Re: Read-line bug in STk 4.0.1 - missing control-Ms.

From: Harvey J. Stein <>
Date: 27 Dec 1999 10:48:04 -0500

Ian Wild <> writes:

> I think read-line is the WRONG place to do this - it should
> be an option affecting the whole file once, not each
> individual access to it. Have you considered an approach
> like Tcl's [fconfigure]?

So you're suggesting a (port-options) function or set of functions?
Sounds reasonable. Alternatively, one could have the port creation
fcns take arguments for this, but there're so many different port
creation fcns that that'd add up to a lot of changes.

Actually, it'd be much better to have a function to do this than to
hang the options off the port creation fcns because the latter doesn't
allow one to change the options. Consider using a package which
returns a port. If the package opens the port with newline conversion
turned on, but you *really* need to get the data verbatim, you'd be

In either case, it'd have to affect not only read-line, but all other
reading functions (read, read-char, peek-char, char-ready?, port->*,
and any other ones I missed going through the docs). It looks like
it'd require a fairly large rewrite of the I/O portion of STk. I also
find it a little scary to think that low level fcns like read-char
might read multiple characters to get one character. Especially
worisome is using char-ready? with read-char to get non-blocking
reading. Consider char-ready? returning #t because a \r can be read,
but read-char hanging because the \n isn't ready yet.

WRT general read-line behavior, the current mechanism isn't really
converting end of line tokens. It's not really converting \r\n to \n,
it's just deleting \r. If it were really converting, namely by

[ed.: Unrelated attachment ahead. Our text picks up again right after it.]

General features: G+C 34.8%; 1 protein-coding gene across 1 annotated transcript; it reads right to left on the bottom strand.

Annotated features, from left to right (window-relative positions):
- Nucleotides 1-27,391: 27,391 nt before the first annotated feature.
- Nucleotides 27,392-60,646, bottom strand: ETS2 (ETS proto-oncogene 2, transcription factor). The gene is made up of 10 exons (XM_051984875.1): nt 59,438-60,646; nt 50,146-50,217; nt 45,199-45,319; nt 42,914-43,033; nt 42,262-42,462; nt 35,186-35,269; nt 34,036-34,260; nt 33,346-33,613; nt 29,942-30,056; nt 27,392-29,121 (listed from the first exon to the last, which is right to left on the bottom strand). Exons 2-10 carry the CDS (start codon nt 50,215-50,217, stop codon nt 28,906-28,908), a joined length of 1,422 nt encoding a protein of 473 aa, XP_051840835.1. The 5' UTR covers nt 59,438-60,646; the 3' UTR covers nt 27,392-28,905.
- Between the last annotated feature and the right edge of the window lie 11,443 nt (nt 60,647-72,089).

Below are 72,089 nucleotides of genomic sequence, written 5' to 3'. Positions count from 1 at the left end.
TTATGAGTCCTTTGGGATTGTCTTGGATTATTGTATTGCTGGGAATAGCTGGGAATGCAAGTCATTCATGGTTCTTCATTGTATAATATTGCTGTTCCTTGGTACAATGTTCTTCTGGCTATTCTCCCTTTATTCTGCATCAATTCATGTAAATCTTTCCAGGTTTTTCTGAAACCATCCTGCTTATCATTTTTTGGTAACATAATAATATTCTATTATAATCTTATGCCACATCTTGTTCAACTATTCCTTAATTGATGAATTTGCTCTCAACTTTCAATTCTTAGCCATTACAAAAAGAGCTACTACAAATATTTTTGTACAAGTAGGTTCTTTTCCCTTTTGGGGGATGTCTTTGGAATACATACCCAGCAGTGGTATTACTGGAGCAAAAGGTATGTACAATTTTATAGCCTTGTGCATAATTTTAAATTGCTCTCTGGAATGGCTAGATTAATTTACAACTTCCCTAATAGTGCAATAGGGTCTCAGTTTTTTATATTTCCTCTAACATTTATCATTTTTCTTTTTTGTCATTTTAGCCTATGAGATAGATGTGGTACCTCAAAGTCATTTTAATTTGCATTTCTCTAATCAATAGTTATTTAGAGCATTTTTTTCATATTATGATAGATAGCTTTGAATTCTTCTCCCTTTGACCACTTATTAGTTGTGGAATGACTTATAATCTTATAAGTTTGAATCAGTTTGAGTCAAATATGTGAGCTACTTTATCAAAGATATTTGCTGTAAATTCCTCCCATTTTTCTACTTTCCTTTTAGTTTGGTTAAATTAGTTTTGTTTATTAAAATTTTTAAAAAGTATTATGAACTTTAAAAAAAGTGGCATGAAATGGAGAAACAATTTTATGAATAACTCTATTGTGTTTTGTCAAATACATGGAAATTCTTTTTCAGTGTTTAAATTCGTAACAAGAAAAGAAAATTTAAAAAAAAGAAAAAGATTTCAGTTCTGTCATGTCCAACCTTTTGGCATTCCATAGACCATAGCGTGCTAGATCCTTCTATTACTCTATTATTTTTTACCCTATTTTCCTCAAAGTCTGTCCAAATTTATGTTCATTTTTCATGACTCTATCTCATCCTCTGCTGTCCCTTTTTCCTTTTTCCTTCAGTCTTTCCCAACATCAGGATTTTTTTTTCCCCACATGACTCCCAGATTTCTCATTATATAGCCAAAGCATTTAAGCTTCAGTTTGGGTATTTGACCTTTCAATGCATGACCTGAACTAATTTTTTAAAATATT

reading until \r\n and then returning everything except for the \r\n,
then we'd have problems in general on newline = \n platforms. If it
were to read until \n & delete trailing \r characters, it wouldn't be
quite as dangerous as the current behavior, it would more or less work
in general, but it could still bite people. In any case, getting this
sort of stuff to work properly with EOF, peek-char & char-ready? makes
me nervous...

It's not in RnRS, so I guess you could do whatever you want with it,
but I always like a) to see read-line read a line on the
platform on which it's reading, and b) to have read-line be
invertible. By being invertible I mean that it should be possible to
reconstruct the input from the output. For read-line, that'd mean
that the original input should be the output strings concatenated
together with newlines in between (if readline strips them), except
possibly for a missing trailing newline. Some implementations do
manage to get that case right, too. For example, some read-lines
(such as C's fgets) return all characters up to and including the
trailing newline, so that the original input is exactly the
concatenation of the output strings. Guile doesn't do this with
read-line, but does provide %read-line, which returns a dotted pair
consisting of the line and the terminator, either #\newline or

In particular, being invertible means that read-line can't be
ambiguous about end of line marking - it has to be either \r\n or \n.
It can't be either.

So, I guess I'd be most in favor of an option to read-line to say what
EOL should be, with the default being the same as the hosting
platform, and with strict conversion being done. Setting port options
is a close second, although it looks like a lot of work...

Harvey Stein
Bloomberg LP
Received on Mon Dec 27 1999 - 16:48:40 CET

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